This we have frequently recognized in our decisions exploring the constitutional validity of eyewitness identification confrontations. See, e. g., United States v. Kemper, 140 U.S.App.D.C. 47, 50-51, 433 F.2d 1153, 1156-1157 (1970), and cases cited in notes 26-28 thereof.
Within Officer James' testimonial range lay sundry events calculated to fortify his identification of appellant at any separate trial. The officer made, not one, but four purchases of drugs from appellant. The first three transactions endured for five to ten minutes and the last for fifteen to twenty minutes, and after each he incorporated the seller's description into his written notes. Additionally, he spent 30 to 45 minutes with appellant immediately prior to his arrest, in part in a discussion of future drug transactions. His official mission, as an undercover police officer, was not only to seek out traffickers in narcotics but also to keep a sharp mind and memory for the stimuli that could lead to their later identification.
The descriptive details recorded included "a pock-marked complexion," "gold-capped front teeth," and items of Army-type clothing differing somewhat from transaction to transaction.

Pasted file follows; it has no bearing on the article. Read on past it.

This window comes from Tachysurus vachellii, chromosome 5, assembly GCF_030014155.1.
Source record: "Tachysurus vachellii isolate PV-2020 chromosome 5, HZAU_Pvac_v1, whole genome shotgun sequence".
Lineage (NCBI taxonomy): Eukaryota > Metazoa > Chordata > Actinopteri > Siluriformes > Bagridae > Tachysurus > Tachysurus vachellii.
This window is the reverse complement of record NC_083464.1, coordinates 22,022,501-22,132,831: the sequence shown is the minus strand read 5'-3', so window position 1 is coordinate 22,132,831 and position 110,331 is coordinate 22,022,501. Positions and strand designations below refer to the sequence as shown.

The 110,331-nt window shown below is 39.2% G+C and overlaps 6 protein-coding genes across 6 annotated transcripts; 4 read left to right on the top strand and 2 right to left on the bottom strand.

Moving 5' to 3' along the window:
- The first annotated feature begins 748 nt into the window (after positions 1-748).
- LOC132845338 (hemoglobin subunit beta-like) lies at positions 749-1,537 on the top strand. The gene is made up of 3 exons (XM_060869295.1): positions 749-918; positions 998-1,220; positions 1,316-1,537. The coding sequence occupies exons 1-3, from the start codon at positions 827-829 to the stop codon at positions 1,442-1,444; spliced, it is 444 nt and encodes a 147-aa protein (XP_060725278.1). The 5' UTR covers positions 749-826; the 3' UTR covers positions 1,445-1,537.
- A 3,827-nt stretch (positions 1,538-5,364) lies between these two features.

In such distinctive circumstances, we believe that upon a separate trial of the counts relating to any one of the four drug transactions, these details from the other three would promise real assistance in the jury's evaluation of Officer James' identification of appellant. We believe, too, that in this milieu the probative values of such evidence would suffice to serve "a substantial, legitimate purpose" warranting admission. And since upon any separate trial some testimonial items from the transactions not on trial would have become admissible, we find no prejudice stemming from the denial of the motion for severance.